Steven G. Louie, University of California, Berkeley
Understanding Excited-State Phenomena in Quasi-2D Materials
Written by Arthur L. Robinson
For a solid material, Steven G. Louie said, the quantum mechanics equation for the N-particle problem not only cannot be solved, its solution with 1023 coordinates would not be useful. As a theorist interested in ab initio calculations, Louie turned his attention to properties that can be measured. The spectroscopic properties as determined by excited-state behavior of a material, rather than the ground-state properties for which density functional theory is appropriate, typically give rise to a material’s defining attributes and determine its usefulness. These include electronic, optical, and transport characteristics that are essential in applications.
For his presentation, Louie divided spectroscopic properties into “N+1 particle” phenomena such as photoemission and tunneling that involve a single excited electron for which the electron self-energy is important (quasiparticles) and “N+2 particle” phenomena such as optical absorption for which electron–hole interactions must be included (excitons). He illustrated how these apply to typical devices like a photovoltaic cell which involves electron–hole creation by photon absorption, thermalization of the electron and holes by scattering, electron–hole pair transport by diffusion, and electron and hole separation that involve both exciton and quasiparticle properties.
Stepping deeper into theory, Louie discussed quasiparticle excitation, the problem of a single excited electron in a cloud of electrons. The energy spectrum (dispersion) now includes the electron self-energy, which includes contributions from electron–electron, electron–phonon, and possibly other interactions. A spectral function (probability of finding an electron with a given momentum and energy) is determined by the self-energy, which shifts and broadens the narrow energy-distribution peak obtained for non-interacting electrons. Calculating the spectral function involves interacting single-particle Green’s functions and what is called the GW approximation (keeping the first term in a perturbation theory expansion). Excitonic effects involving electron–hole interactions can be obtained using the GW approximation of the interacting two-particle Green’s function (GW-BSE approach).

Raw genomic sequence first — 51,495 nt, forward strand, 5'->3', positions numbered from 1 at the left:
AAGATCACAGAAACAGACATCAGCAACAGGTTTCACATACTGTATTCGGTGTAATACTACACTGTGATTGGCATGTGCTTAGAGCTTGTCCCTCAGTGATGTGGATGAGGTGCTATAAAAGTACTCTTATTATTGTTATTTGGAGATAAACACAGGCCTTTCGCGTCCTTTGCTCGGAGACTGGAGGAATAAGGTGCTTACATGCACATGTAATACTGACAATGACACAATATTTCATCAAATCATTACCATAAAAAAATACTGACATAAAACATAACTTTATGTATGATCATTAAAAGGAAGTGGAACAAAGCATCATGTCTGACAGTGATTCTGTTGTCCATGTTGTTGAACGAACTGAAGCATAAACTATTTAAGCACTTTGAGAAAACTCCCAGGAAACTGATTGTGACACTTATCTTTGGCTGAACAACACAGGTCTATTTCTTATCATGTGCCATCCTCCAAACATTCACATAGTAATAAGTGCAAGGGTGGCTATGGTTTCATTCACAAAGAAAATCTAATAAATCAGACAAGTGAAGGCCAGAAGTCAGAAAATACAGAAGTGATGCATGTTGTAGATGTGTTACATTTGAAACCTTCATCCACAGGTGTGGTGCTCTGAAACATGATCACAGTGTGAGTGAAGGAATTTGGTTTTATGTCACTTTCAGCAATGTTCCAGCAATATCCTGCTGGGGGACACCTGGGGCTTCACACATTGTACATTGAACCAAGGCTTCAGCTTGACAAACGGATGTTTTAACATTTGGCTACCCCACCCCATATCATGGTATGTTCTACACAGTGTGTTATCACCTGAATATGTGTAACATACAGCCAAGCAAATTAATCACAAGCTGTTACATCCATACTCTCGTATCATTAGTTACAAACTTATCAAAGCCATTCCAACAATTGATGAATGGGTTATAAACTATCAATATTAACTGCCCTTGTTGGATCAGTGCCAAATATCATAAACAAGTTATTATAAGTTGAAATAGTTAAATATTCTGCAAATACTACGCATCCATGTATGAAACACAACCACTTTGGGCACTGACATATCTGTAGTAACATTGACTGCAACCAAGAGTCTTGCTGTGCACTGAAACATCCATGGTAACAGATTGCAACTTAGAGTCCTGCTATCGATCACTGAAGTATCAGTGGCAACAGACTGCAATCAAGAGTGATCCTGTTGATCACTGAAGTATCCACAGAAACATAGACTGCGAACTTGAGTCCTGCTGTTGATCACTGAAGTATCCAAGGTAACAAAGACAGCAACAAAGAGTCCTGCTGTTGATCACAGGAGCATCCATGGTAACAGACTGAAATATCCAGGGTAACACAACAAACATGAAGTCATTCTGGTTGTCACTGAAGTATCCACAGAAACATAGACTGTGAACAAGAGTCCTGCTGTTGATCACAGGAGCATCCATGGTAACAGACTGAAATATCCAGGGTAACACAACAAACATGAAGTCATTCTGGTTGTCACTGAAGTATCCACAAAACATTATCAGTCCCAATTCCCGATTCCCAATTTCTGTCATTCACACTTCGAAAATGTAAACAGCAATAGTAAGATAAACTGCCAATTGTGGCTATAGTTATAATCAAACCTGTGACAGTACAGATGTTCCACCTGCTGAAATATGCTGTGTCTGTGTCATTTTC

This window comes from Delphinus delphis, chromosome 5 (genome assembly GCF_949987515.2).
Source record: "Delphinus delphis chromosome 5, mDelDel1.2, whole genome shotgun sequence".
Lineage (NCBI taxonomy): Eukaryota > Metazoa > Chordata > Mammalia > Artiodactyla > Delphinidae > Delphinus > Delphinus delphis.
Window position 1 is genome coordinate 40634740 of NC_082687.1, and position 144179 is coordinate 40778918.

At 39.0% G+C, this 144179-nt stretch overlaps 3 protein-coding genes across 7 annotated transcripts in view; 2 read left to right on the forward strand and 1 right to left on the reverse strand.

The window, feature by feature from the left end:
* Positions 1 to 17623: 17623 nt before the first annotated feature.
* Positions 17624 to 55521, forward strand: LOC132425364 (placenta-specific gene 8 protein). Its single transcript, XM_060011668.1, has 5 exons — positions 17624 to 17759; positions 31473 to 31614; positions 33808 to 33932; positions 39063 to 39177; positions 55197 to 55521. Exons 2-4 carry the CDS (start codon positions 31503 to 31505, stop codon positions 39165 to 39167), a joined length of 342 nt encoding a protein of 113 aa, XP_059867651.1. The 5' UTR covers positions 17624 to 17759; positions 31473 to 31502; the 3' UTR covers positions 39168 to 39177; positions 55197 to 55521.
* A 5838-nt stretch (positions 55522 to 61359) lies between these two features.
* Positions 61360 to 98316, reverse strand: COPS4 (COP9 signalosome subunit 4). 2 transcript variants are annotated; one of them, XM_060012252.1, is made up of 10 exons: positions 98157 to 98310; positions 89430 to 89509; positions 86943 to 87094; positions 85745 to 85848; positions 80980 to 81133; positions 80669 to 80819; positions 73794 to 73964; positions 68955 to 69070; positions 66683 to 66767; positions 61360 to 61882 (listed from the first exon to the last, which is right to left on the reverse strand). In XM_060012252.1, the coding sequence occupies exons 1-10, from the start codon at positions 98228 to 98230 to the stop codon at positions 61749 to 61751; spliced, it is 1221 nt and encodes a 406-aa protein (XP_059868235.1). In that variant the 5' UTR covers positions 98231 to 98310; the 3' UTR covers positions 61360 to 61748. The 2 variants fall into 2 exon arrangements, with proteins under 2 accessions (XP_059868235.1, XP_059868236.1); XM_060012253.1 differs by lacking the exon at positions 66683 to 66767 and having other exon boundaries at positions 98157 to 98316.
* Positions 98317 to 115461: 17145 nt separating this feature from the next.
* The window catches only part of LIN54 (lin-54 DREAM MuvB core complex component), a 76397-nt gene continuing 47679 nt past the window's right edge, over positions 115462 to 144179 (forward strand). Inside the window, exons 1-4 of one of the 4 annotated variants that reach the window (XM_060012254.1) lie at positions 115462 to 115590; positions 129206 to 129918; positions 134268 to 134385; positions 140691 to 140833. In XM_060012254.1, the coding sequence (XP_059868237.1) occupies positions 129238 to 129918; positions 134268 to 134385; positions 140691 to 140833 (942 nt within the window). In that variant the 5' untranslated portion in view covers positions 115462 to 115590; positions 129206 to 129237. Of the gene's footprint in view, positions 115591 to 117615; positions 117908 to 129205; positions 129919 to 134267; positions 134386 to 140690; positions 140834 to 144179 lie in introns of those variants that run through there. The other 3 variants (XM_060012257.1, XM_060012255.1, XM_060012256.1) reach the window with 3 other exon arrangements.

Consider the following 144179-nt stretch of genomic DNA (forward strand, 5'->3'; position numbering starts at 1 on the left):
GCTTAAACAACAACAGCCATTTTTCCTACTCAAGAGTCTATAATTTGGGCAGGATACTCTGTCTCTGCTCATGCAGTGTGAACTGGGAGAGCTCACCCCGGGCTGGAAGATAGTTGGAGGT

With this background, Louie shifted to illustrating the necessity of including these many-particle effects in calculations of quasiparticle dispersion and lifetimes; optical absorption; exciton binding energies, wavefunctions, and radiative lifetimes; and forces in photo-excited states. For example, the theoretical bandgap in a large number of semiconductors does not agree with the experimental value unless the electron-self energy is included. Similarly, calculating the absorption spectrum of silicon requires electron–hole interactions to match experiment.
Nowadays, materials with small sizes and restricted geometry are of great interest owing to novel and useful properties that are either absent or not prominent in bulk materials and that arise from quantum confinement, enhanced many-electron interactions, reduced dimensionality, and symmetry effects. While graphene is the prototypical example of an atomically thin two-dimensional (2D) system, there are actually a large number of materials in which to study the effects of reduced dimensionality. Louie emphasized theoretical studies of quasi-2D systems, such as monolayer and few-layer transition metal dichalcogenides (e.g., MoS2, MoSe2, WS2, and WSe2) and metal monochalcogenides (such as GaSe) and mentioned the possibility of building van der Waals heterostructures from such materials. He concentrated on the electrical and optical spectra of MoS2. While it has the honeycomb structure of graphene, its lack of inversion symmetry combined with a strong spin-orbit coupling gives rise to new charge, spin, and valley degrees of freedom. Valley refers to energy minima at the vertices of the hexagonal Brillouin zone, which are no longer equivalent in MoS2.
As we by now expected, the self-energy and excitonic effects alter the band structure and absorption spectrum considerably with eV-level energy shifts. Large exciton binding energies also give rise to new exciton physics, such as quasi-2D screening that reverses the ordering of exciton energy levels relative to the hydrogenic model. Substrate screening is likewise important, shifting the exciton binding energy. Wanting his talk not to go overtime, Louie finished with a quick look at the results of excitons with a finite center of mass, in which electron–hole exchange interactions mix excitons in inequivalent Brillouin-zone minima, giving rise to what he called “massless” excitons!
The final message was that one size does not fit all; one must apply the appropriate theoretical treatment for the specific situations and properties.
[The Materials Theory Award, endowed by Toh-Ming Lu and Gwo-Ching Wang, recognizes exceptional advances made by materials theory to the fundamental understanding of the structure and behavior of materials. Steven G. Louie is honored "for his seminal contributions to the development of ab initio methods for and the elucidation of many-electron effects in electronic excitations and optical properties of solids and nanostructures."]